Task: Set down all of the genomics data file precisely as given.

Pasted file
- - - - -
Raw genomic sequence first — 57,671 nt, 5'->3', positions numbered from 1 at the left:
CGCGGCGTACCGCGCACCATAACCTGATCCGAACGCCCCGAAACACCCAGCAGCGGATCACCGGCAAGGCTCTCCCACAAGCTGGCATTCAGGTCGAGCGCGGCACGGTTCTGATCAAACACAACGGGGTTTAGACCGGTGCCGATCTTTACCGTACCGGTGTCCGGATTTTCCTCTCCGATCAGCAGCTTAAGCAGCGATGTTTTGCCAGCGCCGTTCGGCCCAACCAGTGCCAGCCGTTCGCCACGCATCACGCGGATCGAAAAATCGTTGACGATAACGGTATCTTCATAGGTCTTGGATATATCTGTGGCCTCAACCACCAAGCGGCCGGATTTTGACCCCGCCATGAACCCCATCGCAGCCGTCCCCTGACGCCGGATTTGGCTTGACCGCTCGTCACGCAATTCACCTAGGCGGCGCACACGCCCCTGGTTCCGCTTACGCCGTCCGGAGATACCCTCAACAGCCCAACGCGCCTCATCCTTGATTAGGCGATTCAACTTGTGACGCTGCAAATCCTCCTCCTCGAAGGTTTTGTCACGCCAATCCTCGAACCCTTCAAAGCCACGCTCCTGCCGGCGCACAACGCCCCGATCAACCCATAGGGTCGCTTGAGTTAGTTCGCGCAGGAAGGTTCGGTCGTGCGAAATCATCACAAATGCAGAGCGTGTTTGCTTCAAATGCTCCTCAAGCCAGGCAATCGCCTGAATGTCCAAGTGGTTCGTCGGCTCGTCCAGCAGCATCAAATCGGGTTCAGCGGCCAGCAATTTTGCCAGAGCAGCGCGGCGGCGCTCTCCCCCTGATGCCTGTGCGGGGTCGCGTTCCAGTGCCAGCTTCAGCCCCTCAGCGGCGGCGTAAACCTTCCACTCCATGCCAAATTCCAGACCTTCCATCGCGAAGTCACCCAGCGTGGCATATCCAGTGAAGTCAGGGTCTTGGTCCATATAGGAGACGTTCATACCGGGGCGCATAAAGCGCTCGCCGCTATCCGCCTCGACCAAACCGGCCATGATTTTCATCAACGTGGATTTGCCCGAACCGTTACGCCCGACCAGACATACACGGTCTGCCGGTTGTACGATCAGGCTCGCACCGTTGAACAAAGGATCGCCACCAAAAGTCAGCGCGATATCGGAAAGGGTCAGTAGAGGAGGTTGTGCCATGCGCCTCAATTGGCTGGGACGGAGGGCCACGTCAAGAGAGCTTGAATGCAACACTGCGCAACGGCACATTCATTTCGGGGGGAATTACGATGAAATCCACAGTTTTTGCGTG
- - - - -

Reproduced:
Raw genomic sequence first — 57,671 nt, 5'->3', positions numbered from 1 at the left:
CGCGGCGTACCGCGCACCATAACCTGATCCGAACGCCCCGAAACACCCAGCAGCGGATCACCGGCAAGGCTCTCCCACAAGCTGGCATTCAGGTCGAGCGCGGCACGGTTCTGATCAAACACAACGGGGTTTAGACCGGTGCCGATCTTTACCGTACCGGTGTCCGGATTTTCCTCTCCGATCAGCAGCTTAAGCAGCGATGTTTTGCCAGCGCCGTTCGGCCCAACCAGTGCCAGCCGTTCGCCACGCATCACGCGGATCGAAAAATCGTTGACGATAACGGTATCTTCATAGGTCTTGGATATATCTGTGGCCTCAACCACCAAGCGGCCGGATTTTGACCCCGCCATGAACCCCATCGCAGCCGTCCCCTGACGCCGGATTTGGCTTGACCGCTCGTCACGCAATTCACCTAGGCGGCGCACACGCCCCTGGTTCCGCTTACGCCGTCCGGAGATACCCTCAACAGCCCAACGCGCCTCATCCTTGATTAGGCGATTCAACTTGTGACGCTGCAAATCCTCCTCCTCGAAGGTTTTGTCACGCCAATCCTCGAACCCTTCAAAGCCACGCTCCTGCCGGCGCACAACGCCCCGATCAACCCATAGGGTCGCTTGAGTTAGTTCGCGCAGGAAGGTTCGGTCGTGCGAAATCATCACAAATGCAGAGCGTGTTTGCTTCAAATGCTCCTCAAGCCAGGCAATCGCCTGAATGTCCAAGTGGTTCGTCGGCTCGTCCAGCAGCATCAAATCGGGTTCAGCGGCCAGCAATTTTGCCAGAGCAGCGCGGCGGCGCTCTCCCCCTGATGCCTGTGCGGGGTCGCGTTCCAGTGCCAGCTTCAGCCCCTCAGCGGCGGCGTAAACCTTCCACTCCATGCCAAATTCCAGACCTTCCATCGCGAAGTCACCCAGCGTGGCATATCCAGTGAAGTCAGGGTCTTGGTCCATATAGGAGACGTTCATACCGGGGCGCATAAAGCGCTCGCCGCTATCCGCCTCGACCAAACCGGCCATGATTTTCATCAACGTGGATTTGCCCGAACCGTTACGCCCGACCAGACATACACGGTCTGCCGGTTGTACGATCAGGCTCGCACCGTTGAACAAAGGATCGCCACCAAAAGTCAGCGCGATATCGGAAAGGGTCAGTAGAGGAGGTTGTGCCATGCGCCTCAATTGGCTGGGACGGAGGGCCACGTCAAGAGAGCTTGAATGCAACACTGCGCAACGGCACATTCATTTCGGGGGGAATTACGATGAAATCCACAGTTTTTGCGTG